Wednesday, July 21, 2010

Cleaning is BORING

We have information on the lamp.  See comment 8.

We are resting while Mom is cleaning.  She wonders why if there are "self clean" ovens why there aren't "self clean" houses. Hahahahaha, how silly is that?

We were wondering if anyone knows anything about this lamp?  It has been in our family since it was new, it belonged to Mom's Grandparents, then her Aunt and now us.
It is lovely, and has beautiful starched lace on the dress & there are no chips.
There are no markings, although the bottom is covered with felt and Mom doesn't want to remove or damage it.
Prudence & Sissy


  1. Prudence & Sissy I agree with mom - I wish my house could clean itself, especially of the dog hair... haha Want to come help me clean mine?

  2. Hahahahahaha - Oh Miss Tabitha, we only MAKE messes, not clean them. (o:

  3. Welll...Prudence and Sissy...if your Mom is as wise as I think she is...she will realize that she has a very nice piece of the past indeed! I wish I knew more...however...I do know something good when I see it! :)
    You two ARE being good...aren't you?
    I hope your weather there is as nice as it is here!

  4. Hi Miss Mona,

    We are being very good girls. And today Mom gave us the job of trying to find out more about our lamp, actually there are 2 of them.

    They are lovely and Mom agrees, it's part of her family & their past. Mom says her family and their history is very precious.

    Our weather is awful - very, very HOT & HUMID.

    BIG hugs to you from ALL OF US.

  5. Thanks for popping by earlier today Joyce. I know what you mean about cleaning...I've told hubby he can take over when he retires it will give him something to do and keep him out of my hair...or should that be mohair! LOL!
    Sorry I can help you with your pretty lamp.
    Warmest Hugs,
    Sandi @ Bearly Sane

  6. Hi Miss Sandi,

    Mom is "cleaning" & asked us to write. Tee hee, that is funny "keep him out of my mohair". Giggle.

    Big Hugs & thank you.
    Prudence & Sissy, and of course ~ especially Mom.

    Oh, Mom went to Fairy Name Generator, her name is TANGLE RAINBOWFLY - we laughed till our stuffing hurt. She just gave us "the look".

  7. Oh boy, Mom got really annoyed with us calling her Tangle Rainbowfly.

    Prudence Clearwater is Fidget Reedglitter.

    Sissy Clearwater is Feather Iceglitter.

    Okay - that's that. No more.

  8. This was sent to us from Mom's friend in California.

    "Lucky you to have two of those gorgeous lamps.
    The technique is called lace draping. I have actually done just a wee bit of it. You start with a greenware piece like your lady, and then you take pure cotton laces (only pure cotton or silk will do) and you soak them in liquid porcelain. Then you stick them to the green figurine. Yours has lace just around the sleeves, but some pieces have entire skirts etc done this way.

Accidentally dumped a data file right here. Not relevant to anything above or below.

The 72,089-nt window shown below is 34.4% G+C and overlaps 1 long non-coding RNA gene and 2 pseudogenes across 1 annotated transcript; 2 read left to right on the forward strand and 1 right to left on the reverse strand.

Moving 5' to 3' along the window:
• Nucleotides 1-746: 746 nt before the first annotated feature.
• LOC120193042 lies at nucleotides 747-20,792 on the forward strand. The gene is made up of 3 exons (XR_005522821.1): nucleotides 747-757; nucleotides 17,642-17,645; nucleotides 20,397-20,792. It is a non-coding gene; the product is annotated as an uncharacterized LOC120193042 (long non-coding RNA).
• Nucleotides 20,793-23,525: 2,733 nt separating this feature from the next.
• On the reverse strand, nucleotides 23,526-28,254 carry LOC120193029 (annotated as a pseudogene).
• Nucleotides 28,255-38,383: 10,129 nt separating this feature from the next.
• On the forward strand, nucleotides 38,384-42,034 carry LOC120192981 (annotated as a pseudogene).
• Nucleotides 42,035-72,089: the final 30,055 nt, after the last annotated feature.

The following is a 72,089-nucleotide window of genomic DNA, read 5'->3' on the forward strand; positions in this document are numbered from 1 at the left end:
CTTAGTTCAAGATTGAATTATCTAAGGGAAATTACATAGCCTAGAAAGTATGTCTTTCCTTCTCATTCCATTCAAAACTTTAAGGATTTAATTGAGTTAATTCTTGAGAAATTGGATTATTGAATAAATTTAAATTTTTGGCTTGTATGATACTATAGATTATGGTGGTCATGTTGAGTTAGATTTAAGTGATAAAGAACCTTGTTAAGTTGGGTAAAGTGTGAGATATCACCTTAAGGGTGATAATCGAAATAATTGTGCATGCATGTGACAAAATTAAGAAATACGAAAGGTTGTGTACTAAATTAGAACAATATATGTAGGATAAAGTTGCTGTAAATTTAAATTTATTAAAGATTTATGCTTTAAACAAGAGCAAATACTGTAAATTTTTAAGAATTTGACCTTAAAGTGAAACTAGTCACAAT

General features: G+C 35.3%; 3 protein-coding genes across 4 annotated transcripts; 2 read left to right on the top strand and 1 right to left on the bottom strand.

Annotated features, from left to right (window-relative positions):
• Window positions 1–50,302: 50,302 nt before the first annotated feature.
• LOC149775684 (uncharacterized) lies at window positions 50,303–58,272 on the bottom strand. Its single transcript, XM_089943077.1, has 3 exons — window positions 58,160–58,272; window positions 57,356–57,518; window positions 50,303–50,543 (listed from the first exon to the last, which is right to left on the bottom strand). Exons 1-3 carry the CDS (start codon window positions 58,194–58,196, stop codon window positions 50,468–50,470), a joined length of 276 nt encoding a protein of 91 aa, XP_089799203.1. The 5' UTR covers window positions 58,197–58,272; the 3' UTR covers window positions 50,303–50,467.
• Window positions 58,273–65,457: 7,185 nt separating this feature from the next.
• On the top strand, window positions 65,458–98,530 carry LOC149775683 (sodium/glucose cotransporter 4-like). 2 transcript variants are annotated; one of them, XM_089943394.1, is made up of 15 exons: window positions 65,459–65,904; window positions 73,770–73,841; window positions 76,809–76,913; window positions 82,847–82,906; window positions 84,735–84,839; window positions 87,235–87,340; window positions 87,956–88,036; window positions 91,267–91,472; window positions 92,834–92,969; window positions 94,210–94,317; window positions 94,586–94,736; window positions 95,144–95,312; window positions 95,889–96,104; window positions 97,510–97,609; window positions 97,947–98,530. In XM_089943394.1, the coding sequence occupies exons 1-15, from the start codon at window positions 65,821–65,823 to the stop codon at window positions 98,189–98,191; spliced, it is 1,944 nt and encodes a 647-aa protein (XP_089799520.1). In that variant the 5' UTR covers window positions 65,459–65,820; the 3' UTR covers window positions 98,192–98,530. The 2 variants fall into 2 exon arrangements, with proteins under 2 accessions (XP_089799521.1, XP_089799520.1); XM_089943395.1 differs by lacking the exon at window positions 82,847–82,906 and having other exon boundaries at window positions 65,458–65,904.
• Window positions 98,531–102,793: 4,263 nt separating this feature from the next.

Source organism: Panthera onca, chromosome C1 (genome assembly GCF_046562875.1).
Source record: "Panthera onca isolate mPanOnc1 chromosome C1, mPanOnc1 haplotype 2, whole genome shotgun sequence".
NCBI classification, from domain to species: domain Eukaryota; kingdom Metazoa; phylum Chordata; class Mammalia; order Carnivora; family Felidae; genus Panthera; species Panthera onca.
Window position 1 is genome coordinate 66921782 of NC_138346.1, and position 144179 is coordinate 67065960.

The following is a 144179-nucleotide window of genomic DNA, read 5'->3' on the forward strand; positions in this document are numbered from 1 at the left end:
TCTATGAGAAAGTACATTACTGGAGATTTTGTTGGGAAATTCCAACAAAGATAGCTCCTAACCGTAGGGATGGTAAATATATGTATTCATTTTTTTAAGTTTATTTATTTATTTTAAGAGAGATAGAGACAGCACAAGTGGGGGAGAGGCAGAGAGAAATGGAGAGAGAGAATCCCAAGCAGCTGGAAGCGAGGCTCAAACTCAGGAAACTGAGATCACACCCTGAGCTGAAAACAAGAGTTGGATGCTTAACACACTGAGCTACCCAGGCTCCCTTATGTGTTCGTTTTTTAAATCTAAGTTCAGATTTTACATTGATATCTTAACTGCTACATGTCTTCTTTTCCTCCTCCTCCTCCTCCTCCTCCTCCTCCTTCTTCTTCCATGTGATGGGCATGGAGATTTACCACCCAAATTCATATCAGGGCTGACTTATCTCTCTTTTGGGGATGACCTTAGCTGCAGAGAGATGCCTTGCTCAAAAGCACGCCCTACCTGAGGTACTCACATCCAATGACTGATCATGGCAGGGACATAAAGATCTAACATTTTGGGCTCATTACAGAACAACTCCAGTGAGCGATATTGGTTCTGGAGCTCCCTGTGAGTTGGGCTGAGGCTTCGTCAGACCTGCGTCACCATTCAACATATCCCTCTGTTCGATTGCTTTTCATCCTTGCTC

You then take the piece carefully to the kiln and fire it. It gets very hot of course, and the cotton lace burns away to nothing, but leaves the porcelain it was dipped in, so the lace you see on your piece is actually real porcelain. The piece is then glazed and all of the painting done. It is really a tricky process, because if you get too much porcelain on, it can be too heavy and the entire thing can run and warp and collapse, If you don't get enough, then when the lace burns away so does the too thin porcelain and you end up with holes in your piece. And it is VERY fragile when you are working on it. The glaze helps strengthen it, but all in all, it is still very delicate. Especially if you have lace sticking out around the edge of a skirt, for instance where it is sure to get bumped. Like these below. The technique is really called Dresden Lace, as that's where it originated. I love them, and when I was a child had a lamp base of a young girl, with just a bit around her sleeves and bonnet, a lot like yours. You don't see it as much any more, only in antique shows and auctions or ceramic shows. I used to work for a ceramic mold company that was started back in the 40's and they had a lot of molds for use in this technique. And the best lace drapers were all back in the 50's. Alberta's had a huge glass case full of samples that I used to stand and drool over. Even ladies on swings under big arbors that were all porcelain, with tons of handmade porcelain little roses over it. You just don't see that kind of stuff any more!"


Thank you for writing, I love to receive mail and comments on my posts. Thank you for dropping by and have a most blessed day. Hugs, Prudence